October 17, 2014—a historic day for the University of Hawaiʻi and the UH Mānoa Shidler College of Business.
“Today, I am honored to announce that Jay Shidler has extended his commitment to the college and the extent of this commitment is $100 million,” proclaimed Shidler College of Business Dean Vance Roley to a round of applause during the official announcement at the college.
It’s the largest donation ever to the University of Hawaiʻi.
Shidler is an investor and philanthropist who graduated from UH in 1968. The College of Business was renamed in his honor in 2006 after he donated $25 million. He later quietly donated another $6 million.
Shidler decided to increase his visionary gift by $69 million because of what the college was able to achieve with his initial donations.
“We were able to establish a full-time MBA program as a result of that gift, we established a distance learning Executive MBA program serving the neighbor islands and we also established a Freshmen Direct Admit Program targeting high achieving freshmen, not only from Hawaiʻi but all around the globe,” said Roley.
The Shidler College of Business also aggressively pursued and attracted top tier faculty, awarded millions of dollars in scholarships, completed much needed renovations to the classrooms, courtyard and facilities and funded the expansion of the Pacific Asian Center for Entrepreneurship that serves the entire UH System.
“This gift transformed the College of Business from what it was, to a leading institution in our state, in the nation and in the world,” said UH President David Lassner. “And it’s really shown the rest of the university what’s possible.”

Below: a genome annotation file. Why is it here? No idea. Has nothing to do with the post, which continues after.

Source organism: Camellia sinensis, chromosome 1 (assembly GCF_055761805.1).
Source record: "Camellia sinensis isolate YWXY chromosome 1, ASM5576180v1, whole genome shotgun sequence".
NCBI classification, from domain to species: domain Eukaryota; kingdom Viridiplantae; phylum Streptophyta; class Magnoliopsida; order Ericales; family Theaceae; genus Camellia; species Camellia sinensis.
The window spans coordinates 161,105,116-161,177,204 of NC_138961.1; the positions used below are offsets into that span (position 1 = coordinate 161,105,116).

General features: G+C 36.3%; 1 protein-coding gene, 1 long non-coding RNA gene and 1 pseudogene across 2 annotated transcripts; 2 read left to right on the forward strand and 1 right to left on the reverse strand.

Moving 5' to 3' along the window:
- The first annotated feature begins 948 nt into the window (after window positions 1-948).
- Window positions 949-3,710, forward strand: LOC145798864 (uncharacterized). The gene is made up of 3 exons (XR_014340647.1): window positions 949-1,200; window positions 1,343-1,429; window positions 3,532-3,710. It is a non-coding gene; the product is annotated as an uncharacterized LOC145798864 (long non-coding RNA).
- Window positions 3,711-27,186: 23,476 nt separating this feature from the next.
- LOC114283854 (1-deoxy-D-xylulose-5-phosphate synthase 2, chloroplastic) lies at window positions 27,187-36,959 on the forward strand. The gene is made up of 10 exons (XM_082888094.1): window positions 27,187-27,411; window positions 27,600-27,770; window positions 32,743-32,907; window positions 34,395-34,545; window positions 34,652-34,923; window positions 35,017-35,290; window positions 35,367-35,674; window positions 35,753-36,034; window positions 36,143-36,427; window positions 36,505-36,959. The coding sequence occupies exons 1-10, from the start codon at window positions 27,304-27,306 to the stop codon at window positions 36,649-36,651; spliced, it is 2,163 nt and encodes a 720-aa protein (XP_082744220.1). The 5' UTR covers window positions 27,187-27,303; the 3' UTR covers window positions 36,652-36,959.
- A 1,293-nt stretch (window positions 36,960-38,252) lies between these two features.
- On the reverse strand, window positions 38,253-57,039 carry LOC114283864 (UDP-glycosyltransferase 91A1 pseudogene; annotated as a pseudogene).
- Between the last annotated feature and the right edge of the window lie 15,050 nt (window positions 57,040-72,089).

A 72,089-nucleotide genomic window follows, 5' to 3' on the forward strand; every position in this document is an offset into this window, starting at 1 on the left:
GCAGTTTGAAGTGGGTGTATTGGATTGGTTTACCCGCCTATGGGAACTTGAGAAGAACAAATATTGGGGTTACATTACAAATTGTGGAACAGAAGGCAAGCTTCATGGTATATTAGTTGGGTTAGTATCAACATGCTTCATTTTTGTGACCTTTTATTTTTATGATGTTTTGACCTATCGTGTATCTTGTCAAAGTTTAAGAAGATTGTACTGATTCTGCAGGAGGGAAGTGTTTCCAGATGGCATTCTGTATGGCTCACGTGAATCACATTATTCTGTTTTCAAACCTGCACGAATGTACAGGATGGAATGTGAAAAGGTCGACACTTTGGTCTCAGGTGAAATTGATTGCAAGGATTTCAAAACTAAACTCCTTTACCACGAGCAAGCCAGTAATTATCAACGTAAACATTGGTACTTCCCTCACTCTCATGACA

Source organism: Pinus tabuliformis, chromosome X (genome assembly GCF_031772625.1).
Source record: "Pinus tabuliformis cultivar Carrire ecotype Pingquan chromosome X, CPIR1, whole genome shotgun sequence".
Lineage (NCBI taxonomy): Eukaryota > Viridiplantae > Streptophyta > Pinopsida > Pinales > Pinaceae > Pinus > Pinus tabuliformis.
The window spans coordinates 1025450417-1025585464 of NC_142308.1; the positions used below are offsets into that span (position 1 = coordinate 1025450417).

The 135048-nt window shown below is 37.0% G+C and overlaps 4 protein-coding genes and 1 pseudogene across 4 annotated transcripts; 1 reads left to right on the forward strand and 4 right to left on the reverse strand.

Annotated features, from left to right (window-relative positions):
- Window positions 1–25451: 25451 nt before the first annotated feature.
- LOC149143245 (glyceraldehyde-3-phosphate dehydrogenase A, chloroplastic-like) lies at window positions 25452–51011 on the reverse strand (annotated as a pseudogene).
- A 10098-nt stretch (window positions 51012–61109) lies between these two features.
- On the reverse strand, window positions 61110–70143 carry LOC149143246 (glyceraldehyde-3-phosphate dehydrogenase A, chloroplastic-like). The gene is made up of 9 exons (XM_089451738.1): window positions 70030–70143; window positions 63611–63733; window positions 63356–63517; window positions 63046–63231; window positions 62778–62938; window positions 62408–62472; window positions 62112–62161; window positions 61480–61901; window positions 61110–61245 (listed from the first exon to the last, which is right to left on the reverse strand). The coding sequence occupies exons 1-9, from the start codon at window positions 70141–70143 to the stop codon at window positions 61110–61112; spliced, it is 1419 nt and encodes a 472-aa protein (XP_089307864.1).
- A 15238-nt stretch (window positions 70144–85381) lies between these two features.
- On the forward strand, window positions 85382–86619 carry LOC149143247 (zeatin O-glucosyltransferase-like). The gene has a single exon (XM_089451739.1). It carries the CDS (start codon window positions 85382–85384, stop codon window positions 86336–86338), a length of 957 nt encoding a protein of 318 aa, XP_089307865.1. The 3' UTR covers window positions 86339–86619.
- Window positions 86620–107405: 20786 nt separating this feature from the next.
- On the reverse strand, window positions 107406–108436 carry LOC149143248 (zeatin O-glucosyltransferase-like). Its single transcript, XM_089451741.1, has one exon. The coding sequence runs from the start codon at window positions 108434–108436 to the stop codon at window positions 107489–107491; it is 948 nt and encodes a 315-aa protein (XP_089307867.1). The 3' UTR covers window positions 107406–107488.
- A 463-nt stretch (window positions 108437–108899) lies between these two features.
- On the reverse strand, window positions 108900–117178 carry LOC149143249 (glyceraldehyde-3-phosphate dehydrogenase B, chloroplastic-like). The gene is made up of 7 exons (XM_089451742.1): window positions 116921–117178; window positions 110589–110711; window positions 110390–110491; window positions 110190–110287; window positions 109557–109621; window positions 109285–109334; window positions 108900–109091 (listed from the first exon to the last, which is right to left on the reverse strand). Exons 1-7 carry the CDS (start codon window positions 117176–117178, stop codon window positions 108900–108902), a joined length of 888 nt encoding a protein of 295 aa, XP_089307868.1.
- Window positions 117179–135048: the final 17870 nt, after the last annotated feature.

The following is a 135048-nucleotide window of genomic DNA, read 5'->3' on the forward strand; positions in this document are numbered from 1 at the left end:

“Because the transformations that I have seen here at the Shidler College of Business have exceeded all of my expectations, I really am inspired by this remarkable event that I want to guarantee that it continues in the future,” said Shidler.
In addition to gifts of cash and marketable securities, Shidler is also giving the college ownership interests and lease fees from various properties in the central business districts of major cities in the continental United States.
“This is a long term investment in the future of the college,” said Lassner. “It will provide stable, secure and predictable source of funding over many, many years. And that’s almost unheard of.”
“This does put us in a different league among top universities who have been gifted, philanthropic gifts of this magnitude,” said Donna Vuchinich, the UH Foundation president and CEO. “So it’s just a point we can pivot from and go to new heights.”
A visionary gift from Shidler College of Business.
The Shidler College of Business is aiming to be on par with the best in the country like the University of Pennsylvania’s Wharton School.
“My dream is in 30 years or so is that the top students around the world will think of Warton in one hand and Shidler on the other hand,” said Roley.
“It’s so exciting,” said Ashley Kawagishi, a senior at the Shidler College of Business. “We are already afforded amazing opportunities here at the college and I think this is really only going to expand what’s offered to us.”
As for Shidler, he hopes that others are also inspired to donate to the University of Hawaiʻi.
“This college and this university really deserve an investment, it’s really worth it,” said Shidler.